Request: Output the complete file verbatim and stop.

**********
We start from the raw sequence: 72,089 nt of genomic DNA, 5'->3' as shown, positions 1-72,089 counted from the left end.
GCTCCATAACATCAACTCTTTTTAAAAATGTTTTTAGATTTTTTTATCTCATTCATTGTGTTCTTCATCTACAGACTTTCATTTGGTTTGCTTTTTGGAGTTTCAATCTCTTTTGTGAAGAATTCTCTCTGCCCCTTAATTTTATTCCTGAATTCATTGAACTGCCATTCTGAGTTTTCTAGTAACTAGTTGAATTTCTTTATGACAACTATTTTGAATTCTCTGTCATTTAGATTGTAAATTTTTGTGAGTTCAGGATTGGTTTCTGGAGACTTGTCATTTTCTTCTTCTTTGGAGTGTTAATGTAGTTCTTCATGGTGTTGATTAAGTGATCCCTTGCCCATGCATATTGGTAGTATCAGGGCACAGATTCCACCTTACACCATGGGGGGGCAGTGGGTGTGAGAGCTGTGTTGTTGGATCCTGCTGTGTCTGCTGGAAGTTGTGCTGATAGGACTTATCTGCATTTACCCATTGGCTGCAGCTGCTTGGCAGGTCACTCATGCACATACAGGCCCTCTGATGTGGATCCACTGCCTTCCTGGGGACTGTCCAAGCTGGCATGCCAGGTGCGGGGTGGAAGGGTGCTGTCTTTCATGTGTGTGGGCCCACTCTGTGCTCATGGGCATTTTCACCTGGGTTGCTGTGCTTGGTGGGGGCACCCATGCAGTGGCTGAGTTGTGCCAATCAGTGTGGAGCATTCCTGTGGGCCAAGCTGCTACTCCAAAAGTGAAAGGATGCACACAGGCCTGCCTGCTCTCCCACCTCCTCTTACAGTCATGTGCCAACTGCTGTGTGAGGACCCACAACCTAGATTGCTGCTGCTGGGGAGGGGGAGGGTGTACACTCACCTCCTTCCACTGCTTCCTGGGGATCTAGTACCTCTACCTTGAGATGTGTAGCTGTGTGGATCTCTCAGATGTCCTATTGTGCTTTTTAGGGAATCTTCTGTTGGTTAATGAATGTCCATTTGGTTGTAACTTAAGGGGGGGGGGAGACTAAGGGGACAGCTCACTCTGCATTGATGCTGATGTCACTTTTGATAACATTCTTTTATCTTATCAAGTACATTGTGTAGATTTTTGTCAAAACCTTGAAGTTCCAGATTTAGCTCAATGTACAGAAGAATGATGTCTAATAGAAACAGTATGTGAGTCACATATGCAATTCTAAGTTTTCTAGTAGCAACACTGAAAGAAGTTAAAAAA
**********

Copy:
We start from the raw sequence: 72,089 nt of genomic DNA, 5'->3' as shown, positions 1-72,089 counted from the left end.
GCTCCATAACATCAACTCTTTTTAAAAATGTTTTTAGATTTTTTTATCTCATTCATTGTGTTCTTCATCTACAGACTTTCATTTGGTTTGCTTTTTGGAGTTTCAATCTCTTTTGTGAAGAATTCTCTCTGCCCCTTAATTTTATTCCTGAATTCATTGAACTGCCATTCTGAGTTTTCTAGTAACTAGTTGAATTTCTTTATGACAACTATTTTGAATTCTCTGTCATTTAGATTGTAAATTTTTGTGAGTTCAGGATTGGTTTCTGGAGACTTGTCATTTTCTTCTTCTTTGGAGTGTTAATGTAGTTCTTCATGGTGTTGATTAAGTGATCCCTTGCCCATGCATATTGGTAGTATCAGGGCACAGATTCCACCTTACACCATGGGGGGGCAGTGGGTGTGAGAGCTGTGTTGTTGGATCCTGCTGTGTCTGCTGGAAGTTGTGCTGATAGGACTTATCTGCATTTACCCATTGGCTGCAGCTGCTTGGCAGGTCACTCATGCACATACAGGCCCTCTGATGTGGATCCACTGCCTTCCTGGGGACTGTCCAAGCTGGCATGCCAGGTGCGGGGTGGAAGGGTGCTGTCTTTCATGTGTGTGGGCCCACTCTGTGCTCATGGGCATTTTCACCTGGGTTGCTGTGCTTGGTGGGGGCACCCATGCAGTGGCTGAGTTGTGCCAATCAGTGTGGAGCATTCCTGTGGGCCAAGCTGCTACTCCAAAAGTGAAAGGATGCACACAGGCCTGCCTGCTCTCCCACCTCCTCTTACAGTCATGTGCCAACTGCTGTGTGAGGACCCACAACCTAGATTGCTGCTGCTGGGGAGGGGGAGGGTGTACACTCACCTCCTTCCACTGCTTCCTGGGGATCTAGTACCTCTACCTTGAGATGTGTAGCTGTGTGGATCTCTCAGATGTCCTATTGTGCTTTTTAGGGAATCTTCTGTTGGTTAATGAATGTCCATTTGGTTGTAACTTAAGGGGGGGGGGAGACTAAGGGGACAGCTCACTCTGCATTGATGCTGATGTCACTTTTGATAACATTCTTTTATCTTATCAAGTACATTGTGTAGATTTTTGTCAAAACCTTGAAGTTCCAGATTTAGCTCAATGTACAGAAGAATGATGTCTAATAGAAACAGTATGTGAGTCACATATGCAATTCTAAGTTTTCTAGTAGCAACACTGAAAGAAGTTAAAAAA